Living In A Rug Family
My father had a floor-covering business. When I was little he took me with him sometimes and I saw him lay linoleum, often with fancy inlays. I remember a rooster he carved out of linoleum and laid into the main material of a kitchen floor.
He stocked some tufted wool rugs as time went on.
When he retired at a youngish age, my mother decided she’d become an oriental rug dealer. She was a wiz. It was a time when many people remembered growing up with oriental rugs, but then they had gone out of fashion with the onset of wall-to-wall carpeting in many homes. Some customers remarked to me that they remember small oriental rugs being put in the dog’s bed!
My mother took me with her to San Francisco and New York from time to time to visit her sources for rugs. Exposure to the rugs combined with her enthusiasm and love of the rugs she brought into her shop were contagious. One day I saw a Persian Afshar in her store, which I fell in love with and purchased from her on a lay-away plan (at a discount, if I remember!) I have it next to me to this day and continue to treasure that rug.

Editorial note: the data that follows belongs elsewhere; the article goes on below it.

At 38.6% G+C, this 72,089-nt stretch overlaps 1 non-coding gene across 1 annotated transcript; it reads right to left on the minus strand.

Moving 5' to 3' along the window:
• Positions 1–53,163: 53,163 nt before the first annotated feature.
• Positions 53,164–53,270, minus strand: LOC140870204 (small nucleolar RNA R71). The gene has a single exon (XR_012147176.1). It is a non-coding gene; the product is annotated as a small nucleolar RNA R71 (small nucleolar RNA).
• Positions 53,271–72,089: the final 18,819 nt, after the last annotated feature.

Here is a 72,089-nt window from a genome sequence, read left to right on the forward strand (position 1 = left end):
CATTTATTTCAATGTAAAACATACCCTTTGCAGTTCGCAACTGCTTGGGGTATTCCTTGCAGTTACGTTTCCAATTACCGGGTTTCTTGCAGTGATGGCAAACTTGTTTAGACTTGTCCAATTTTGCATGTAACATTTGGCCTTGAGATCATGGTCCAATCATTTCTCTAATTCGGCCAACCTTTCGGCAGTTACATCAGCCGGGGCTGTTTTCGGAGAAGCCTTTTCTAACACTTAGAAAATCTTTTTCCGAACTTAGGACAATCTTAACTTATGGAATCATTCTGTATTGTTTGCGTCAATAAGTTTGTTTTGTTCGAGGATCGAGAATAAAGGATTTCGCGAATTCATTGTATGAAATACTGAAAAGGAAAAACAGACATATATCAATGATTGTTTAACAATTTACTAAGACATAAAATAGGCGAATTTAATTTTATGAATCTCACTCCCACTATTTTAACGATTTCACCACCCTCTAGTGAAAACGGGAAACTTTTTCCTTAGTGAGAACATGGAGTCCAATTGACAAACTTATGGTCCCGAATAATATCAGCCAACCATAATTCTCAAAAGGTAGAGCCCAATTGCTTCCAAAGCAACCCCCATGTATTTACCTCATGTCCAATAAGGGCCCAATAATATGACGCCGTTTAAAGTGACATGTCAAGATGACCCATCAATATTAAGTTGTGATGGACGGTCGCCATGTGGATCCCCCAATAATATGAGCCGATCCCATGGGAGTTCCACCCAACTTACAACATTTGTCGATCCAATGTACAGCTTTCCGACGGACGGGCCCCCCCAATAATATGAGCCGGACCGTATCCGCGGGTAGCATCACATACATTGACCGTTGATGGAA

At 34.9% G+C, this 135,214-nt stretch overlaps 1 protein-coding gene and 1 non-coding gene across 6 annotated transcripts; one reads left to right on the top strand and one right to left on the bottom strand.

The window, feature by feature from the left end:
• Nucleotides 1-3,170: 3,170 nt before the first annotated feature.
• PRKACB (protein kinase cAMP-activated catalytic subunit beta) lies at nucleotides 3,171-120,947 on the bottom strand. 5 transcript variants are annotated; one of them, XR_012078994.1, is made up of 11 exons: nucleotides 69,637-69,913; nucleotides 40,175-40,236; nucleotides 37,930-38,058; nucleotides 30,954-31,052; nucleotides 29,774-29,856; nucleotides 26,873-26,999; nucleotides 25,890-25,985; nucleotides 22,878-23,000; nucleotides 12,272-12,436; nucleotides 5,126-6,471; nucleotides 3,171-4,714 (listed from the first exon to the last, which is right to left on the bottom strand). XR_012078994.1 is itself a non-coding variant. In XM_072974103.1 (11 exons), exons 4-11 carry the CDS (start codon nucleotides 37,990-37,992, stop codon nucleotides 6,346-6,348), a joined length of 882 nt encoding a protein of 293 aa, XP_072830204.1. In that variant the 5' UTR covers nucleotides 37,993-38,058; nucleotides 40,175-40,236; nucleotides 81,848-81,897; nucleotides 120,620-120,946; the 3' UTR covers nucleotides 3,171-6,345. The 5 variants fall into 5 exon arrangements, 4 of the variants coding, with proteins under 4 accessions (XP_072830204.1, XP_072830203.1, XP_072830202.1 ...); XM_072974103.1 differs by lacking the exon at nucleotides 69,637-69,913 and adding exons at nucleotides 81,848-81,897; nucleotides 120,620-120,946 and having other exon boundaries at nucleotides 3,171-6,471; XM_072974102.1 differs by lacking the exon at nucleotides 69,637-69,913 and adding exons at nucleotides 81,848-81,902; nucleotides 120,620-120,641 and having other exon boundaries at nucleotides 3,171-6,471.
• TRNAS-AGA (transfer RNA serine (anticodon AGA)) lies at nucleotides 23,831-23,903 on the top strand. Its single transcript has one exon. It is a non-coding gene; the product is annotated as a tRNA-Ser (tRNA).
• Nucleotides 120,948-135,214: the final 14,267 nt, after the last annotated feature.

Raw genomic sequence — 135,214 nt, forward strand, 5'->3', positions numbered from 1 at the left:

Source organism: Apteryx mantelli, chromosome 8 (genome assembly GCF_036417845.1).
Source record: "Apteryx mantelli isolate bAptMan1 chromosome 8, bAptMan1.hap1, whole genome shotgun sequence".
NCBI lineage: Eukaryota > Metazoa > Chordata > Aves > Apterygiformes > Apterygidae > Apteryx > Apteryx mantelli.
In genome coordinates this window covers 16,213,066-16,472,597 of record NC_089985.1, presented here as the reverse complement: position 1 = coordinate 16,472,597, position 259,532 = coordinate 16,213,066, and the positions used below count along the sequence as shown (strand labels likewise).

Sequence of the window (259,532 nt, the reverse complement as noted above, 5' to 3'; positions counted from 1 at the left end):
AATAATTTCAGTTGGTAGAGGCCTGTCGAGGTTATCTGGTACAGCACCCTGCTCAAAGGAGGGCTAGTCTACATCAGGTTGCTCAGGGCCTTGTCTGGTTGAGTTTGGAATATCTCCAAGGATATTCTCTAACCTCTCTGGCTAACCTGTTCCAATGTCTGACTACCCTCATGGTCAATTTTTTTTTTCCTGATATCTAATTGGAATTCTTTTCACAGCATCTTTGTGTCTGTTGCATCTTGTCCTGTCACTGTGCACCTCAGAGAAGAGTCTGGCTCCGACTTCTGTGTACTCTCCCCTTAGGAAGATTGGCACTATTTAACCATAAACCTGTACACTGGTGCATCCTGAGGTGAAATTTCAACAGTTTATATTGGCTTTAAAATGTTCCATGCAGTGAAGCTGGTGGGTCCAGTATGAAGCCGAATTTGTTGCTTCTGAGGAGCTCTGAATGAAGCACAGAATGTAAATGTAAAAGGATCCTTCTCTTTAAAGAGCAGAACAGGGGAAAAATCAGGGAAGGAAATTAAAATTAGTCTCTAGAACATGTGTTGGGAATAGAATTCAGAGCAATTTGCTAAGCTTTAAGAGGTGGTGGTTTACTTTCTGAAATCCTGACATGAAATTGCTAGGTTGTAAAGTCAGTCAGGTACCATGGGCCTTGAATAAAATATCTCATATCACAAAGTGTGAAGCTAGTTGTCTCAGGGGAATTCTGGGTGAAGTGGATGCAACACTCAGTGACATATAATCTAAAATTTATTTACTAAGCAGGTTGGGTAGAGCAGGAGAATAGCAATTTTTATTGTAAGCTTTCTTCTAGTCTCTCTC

My mother acquired many rugs of her own, which have been passed down to my brothers and me: a very fine silk and wool Persian (Iranian) Nain, some quirky, dense “iron rugs,” another name for Persian Bidjars, Turkish rugs from the ‘70s and ‘80s that were made by rug makers bringing back handspun, vegetal dye rugs as part of the “rug renaissance” that was taking place.
I consider myself to be very lucky to have been exposed to the beauty and character of wonderful handmade rugs and to have been part of this amazing Renaissance. Hand-knotted rugs, now more than ever, are to be treasured, as fewer and fewer people are involved in the skilled and labor-intensive craft of rug-weaving. (See our related article on “Current Trends in the Rug-Making World”).